HACKETT: Not in Ohio.

PATE: The thing about that too the death penalty. If we really want to do that, we're talking about a lengthy trial, we're talking about a lot of appeals, and do these women really want to go through this experience again?

COSTELLO: That's a tough question. Only they can answer. I think back to Jaycee Dugard, right? She went through all of that and it had to be horrible for her. The judge had -- you know, I don't think she ever appeared in the courtroom, right? So he protected her.

HACKETT: I don't believe she did.

COSTELLO: But still, she had to, like --

HACKETT: There would be a lot of psychological trauma from having to testify, I believe, regardless of the situation, whether you actually needed to appear in front of your captor or not.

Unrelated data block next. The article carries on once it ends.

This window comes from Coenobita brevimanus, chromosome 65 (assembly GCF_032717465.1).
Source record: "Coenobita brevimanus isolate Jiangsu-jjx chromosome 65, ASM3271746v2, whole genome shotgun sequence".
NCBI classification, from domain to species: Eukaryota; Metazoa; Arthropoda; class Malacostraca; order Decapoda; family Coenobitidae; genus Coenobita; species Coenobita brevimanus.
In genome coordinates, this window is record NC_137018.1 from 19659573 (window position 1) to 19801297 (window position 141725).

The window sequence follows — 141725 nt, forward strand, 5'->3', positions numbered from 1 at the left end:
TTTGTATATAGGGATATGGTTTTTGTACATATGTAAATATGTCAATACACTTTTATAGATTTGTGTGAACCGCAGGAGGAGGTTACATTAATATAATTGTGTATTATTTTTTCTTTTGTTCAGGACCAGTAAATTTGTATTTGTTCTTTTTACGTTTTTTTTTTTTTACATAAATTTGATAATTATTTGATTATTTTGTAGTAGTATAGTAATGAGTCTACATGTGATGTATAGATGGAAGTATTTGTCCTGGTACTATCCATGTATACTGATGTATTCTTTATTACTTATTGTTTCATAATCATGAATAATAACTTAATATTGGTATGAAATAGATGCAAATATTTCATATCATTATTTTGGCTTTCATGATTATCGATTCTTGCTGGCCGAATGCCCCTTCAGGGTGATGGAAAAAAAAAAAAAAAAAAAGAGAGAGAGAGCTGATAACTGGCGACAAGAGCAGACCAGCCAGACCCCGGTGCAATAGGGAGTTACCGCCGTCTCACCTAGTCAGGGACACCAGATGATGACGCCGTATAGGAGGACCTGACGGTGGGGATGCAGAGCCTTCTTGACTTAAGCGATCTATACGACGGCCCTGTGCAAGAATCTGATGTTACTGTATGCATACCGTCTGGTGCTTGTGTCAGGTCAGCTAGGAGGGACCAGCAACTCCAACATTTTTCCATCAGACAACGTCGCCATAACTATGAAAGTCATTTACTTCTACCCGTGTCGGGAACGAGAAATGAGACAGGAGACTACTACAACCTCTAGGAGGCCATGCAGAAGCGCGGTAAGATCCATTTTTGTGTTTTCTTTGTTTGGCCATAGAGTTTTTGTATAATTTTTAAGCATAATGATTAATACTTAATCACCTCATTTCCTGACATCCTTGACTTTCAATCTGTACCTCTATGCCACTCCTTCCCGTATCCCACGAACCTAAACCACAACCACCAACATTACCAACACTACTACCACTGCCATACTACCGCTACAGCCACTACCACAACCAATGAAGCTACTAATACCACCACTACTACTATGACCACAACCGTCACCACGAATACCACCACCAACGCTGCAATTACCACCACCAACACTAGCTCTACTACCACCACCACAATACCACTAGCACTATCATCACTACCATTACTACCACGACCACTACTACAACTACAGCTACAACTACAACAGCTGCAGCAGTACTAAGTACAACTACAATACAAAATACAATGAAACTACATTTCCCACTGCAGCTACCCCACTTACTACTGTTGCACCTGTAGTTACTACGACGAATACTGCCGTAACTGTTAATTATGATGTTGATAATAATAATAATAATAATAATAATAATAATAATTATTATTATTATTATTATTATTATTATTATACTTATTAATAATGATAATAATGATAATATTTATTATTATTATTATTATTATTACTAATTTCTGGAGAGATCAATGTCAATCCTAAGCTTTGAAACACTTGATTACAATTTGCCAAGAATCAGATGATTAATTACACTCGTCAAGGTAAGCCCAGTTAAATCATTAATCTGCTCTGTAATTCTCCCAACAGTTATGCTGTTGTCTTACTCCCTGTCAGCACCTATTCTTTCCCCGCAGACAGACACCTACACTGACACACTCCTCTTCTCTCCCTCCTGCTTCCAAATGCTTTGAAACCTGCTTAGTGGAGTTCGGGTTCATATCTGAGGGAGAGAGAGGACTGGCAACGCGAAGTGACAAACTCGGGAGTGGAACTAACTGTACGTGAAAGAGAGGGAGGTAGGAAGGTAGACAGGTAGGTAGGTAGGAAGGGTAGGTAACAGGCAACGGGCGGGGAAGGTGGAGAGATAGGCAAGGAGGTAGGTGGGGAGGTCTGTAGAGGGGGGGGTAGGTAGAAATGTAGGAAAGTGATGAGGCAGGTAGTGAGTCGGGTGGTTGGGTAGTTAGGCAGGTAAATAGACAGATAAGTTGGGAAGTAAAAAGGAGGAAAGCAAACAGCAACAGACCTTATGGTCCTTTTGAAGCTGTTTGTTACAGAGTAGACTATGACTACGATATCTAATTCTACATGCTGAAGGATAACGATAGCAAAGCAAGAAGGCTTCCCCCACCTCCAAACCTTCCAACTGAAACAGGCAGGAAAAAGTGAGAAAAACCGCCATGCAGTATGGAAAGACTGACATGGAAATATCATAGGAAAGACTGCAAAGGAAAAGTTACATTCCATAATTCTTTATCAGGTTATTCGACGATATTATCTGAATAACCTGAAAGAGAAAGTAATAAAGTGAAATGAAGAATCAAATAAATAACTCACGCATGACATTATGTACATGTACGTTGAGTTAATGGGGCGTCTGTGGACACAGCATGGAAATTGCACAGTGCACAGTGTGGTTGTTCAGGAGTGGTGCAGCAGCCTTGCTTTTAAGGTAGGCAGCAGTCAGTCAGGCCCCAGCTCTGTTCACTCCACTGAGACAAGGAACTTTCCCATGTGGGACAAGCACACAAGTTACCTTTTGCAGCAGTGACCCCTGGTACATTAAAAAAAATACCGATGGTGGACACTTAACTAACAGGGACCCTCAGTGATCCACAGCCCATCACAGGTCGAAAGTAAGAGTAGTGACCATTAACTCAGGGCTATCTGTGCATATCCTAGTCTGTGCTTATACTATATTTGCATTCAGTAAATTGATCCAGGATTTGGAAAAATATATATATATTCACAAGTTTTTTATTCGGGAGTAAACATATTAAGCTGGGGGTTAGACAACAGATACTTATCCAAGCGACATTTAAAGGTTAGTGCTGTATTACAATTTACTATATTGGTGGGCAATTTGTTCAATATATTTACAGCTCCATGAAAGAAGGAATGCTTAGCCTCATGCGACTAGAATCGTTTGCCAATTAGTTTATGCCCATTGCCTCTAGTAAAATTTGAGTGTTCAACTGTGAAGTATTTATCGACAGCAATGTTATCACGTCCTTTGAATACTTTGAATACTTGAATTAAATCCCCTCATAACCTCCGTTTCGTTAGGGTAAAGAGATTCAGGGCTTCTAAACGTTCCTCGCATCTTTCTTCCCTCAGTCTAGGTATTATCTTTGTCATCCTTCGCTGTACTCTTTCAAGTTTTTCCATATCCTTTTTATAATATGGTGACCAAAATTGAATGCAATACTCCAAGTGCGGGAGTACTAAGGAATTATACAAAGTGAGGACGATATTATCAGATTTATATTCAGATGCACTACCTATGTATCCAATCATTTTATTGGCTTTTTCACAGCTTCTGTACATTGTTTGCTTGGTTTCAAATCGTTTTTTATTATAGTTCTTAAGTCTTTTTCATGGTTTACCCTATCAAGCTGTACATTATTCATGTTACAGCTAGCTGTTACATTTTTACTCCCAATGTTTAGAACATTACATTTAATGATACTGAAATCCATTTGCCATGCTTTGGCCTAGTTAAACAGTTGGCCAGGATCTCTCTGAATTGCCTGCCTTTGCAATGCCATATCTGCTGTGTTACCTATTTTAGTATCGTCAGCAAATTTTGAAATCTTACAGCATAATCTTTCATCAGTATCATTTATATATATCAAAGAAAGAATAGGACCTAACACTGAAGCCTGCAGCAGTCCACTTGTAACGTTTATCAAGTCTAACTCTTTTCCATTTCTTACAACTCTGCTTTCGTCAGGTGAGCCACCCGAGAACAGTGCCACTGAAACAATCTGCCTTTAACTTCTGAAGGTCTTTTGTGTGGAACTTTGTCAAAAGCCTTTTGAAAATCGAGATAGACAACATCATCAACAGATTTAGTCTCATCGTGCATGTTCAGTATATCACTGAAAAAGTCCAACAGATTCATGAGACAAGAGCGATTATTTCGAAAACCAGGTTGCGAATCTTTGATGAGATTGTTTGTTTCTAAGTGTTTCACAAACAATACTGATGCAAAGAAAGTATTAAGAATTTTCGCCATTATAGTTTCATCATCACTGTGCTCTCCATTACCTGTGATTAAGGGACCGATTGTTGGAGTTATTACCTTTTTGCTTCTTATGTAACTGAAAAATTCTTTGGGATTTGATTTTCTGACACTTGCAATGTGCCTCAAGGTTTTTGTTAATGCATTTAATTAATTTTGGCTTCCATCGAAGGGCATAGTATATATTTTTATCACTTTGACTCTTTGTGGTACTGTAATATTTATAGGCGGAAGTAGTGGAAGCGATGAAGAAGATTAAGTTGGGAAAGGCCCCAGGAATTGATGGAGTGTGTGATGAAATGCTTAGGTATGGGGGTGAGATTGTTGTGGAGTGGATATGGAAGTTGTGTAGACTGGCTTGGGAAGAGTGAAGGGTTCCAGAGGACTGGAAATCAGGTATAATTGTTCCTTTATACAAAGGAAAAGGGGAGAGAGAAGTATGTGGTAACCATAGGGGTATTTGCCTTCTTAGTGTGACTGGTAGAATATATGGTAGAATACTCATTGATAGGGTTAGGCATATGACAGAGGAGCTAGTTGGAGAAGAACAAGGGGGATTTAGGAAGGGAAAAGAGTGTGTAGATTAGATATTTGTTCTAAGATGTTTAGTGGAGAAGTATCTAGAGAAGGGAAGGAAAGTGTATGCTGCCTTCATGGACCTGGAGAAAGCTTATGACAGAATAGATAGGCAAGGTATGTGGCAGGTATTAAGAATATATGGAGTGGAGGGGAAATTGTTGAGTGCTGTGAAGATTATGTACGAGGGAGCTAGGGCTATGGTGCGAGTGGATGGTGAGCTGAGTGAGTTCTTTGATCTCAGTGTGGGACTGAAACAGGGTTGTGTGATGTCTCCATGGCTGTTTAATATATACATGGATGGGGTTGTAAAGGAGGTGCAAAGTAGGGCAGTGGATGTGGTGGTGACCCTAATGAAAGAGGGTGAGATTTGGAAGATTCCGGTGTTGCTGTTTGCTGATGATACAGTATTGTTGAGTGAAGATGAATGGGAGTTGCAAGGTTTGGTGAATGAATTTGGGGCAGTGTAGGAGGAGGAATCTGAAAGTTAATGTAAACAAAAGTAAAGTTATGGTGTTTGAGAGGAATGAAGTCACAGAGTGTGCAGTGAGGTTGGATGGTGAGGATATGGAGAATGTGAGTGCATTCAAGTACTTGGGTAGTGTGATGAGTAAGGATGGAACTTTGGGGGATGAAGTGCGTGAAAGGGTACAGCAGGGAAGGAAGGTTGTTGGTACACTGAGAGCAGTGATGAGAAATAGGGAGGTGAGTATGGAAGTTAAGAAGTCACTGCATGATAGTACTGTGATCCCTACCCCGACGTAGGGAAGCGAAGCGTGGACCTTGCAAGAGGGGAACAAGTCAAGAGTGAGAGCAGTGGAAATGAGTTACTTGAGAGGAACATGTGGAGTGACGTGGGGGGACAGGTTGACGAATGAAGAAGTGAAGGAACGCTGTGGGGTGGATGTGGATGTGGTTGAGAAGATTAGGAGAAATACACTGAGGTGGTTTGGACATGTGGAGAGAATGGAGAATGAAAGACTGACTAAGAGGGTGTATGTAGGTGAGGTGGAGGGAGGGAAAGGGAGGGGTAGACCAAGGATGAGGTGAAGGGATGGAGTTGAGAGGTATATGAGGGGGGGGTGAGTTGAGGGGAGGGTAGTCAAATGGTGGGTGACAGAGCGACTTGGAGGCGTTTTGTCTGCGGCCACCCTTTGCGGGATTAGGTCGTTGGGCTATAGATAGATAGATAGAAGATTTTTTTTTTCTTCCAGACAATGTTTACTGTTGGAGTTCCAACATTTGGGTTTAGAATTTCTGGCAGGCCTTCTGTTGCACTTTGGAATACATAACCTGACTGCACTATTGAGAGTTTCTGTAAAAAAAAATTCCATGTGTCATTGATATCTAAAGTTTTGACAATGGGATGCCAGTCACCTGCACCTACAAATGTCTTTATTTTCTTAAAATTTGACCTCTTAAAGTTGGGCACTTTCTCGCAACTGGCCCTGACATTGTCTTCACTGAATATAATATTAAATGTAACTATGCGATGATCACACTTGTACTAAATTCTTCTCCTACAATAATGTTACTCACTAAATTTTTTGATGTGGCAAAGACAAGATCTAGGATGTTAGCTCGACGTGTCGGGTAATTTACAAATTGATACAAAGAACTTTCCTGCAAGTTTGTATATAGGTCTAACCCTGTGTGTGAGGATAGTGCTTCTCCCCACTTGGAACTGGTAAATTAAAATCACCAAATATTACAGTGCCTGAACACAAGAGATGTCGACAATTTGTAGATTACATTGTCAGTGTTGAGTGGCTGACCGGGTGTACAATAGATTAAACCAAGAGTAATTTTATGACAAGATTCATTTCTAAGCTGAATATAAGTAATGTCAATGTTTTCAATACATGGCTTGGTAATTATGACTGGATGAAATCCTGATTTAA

COSTELLO: Carrie Hackett, Page Pate, thank you so much for joining us this morning.

We'll have more on our special coverage from Ohio in just a minute, but, first, an incredible story of survival out of Bangladesh. Just a few hours ago, a woman was rescued after spending 17 days trapped underneath the rubble of a collapsed garment factory.

Crews somehow heard her pleas for help, and they eventually, as you can see, pulled her from the debris. She was underneath that rubble for 17 days. She's now being treated at a hospital. In the days following the building's collapse, 2,400 people were, indeed, freed, but early on in this process 1,000 people died in this factory collapse.

Coming up in the NEWSROOM, an unexpected break in the Jodi Arias murder trial, why the proceedings are now on hold, and why Arias has been moved to another facility.

(COMMERCIAL BREAK) COSTELLO: Convicted killer, Jodi Arias, is being held in a psychiatric ward this morning at a different jail. The next phase in her first degree murder trial is on hold until Wednesday. It was postponed after Arias and her lawyers met with the judge behind closed doors.